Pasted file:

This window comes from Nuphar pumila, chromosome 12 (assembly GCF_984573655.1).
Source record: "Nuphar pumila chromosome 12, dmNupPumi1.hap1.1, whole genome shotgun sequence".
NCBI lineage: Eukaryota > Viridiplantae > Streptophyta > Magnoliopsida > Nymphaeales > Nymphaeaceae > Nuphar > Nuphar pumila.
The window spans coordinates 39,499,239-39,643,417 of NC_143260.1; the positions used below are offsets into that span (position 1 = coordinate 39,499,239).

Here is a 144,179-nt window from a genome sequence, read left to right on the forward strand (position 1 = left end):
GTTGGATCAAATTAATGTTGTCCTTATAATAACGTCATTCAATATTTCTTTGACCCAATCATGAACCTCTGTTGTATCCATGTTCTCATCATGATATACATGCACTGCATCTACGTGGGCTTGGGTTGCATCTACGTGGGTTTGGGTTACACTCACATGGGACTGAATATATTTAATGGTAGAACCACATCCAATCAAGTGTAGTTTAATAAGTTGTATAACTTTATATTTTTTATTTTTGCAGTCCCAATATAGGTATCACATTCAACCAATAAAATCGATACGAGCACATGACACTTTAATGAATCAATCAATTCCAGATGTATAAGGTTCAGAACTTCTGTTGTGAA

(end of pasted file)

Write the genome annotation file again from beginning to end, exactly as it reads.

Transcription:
This window comes from Nuphar pumila, chromosome 12 (assembly GCF_984573655.1).
Source record: "Nuphar pumila chromosome 12, dmNupPumi1.hap1.1, whole genome shotgun sequence".
NCBI lineage: Eukaryota > Viridiplantae > Streptophyta > Magnoliopsida > Nymphaeales > Nymphaeaceae > Nuphar > Nuphar pumila.
The window spans coordinates 39,499,239-39,643,417 of NC_143260.1; the positions used below are offsets into that span (position 1 = coordinate 39,499,239).

Here is a 144,179-nt window from a genome sequence, read left to right on the forward strand (position 1 = left end):
GTTGGATCAAATTAATGTTGTCCTTATAATAACGTCATTCAATATTTCTTTGACCCAATCATGAACCTCTGTTGTATCCATGTTCTCATCATGATATACATGCACTGCATCTACGTGGGCTTGGGTTGCATCTACGTGGGTTTGGGTTACACTCACATGGGACTGAATATATTTAATGGTAGAACCACATCCAATCAAGTGTAGTTTAATAAGTTGTATAACTTTATATTTTTTATTTTTGCAGTCCCAATATAGGTATCACATTCAACCAATAAAATCGATACGAGCACATGACACTTTAATGAATCAATCAATTCCAGATGTATAAGGTTCAGAACTTCTGTTGTGAA